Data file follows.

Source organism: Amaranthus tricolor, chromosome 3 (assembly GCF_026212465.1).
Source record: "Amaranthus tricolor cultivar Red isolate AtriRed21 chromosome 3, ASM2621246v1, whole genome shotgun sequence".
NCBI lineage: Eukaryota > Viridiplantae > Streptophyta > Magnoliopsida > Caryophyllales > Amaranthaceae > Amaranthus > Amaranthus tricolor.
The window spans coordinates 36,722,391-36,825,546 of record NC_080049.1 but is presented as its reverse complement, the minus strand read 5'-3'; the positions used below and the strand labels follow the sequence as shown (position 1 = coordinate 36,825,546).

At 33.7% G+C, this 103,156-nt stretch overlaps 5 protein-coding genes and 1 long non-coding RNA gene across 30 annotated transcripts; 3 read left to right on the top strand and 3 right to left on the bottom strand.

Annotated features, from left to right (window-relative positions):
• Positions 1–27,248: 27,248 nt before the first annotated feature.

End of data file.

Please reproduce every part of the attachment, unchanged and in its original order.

Source organism: Amaranthus tricolor, chromosome 3 (assembly GCF_026212465.1).
Source record: "Amaranthus tricolor cultivar Red isolate AtriRed21 chromosome 3, ASM2621246v1, whole genome shotgun sequence".
NCBI lineage: Eukaryota > Viridiplantae > Streptophyta > Magnoliopsida > Caryophyllales > Amaranthaceae > Amaranthus > Amaranthus tricolor.
The window spans coordinates 36,722,391-36,825,546 of record NC_080049.1 but is presented as its reverse complement, the minus strand read 5'-3'; the positions used below and the strand labels follow the sequence as shown (position 1 = coordinate 36,825,546).

At 33.7% G+C, this 103,156-nt stretch overlaps 5 protein-coding genes and 1 long non-coding RNA gene across 30 annotated transcripts; 3 read left to right on the top strand and 3 right to left on the bottom strand.

Annotated features, from left to right (window-relative positions):
• Positions 1–27,248: 27,248 nt before the first annotated feature.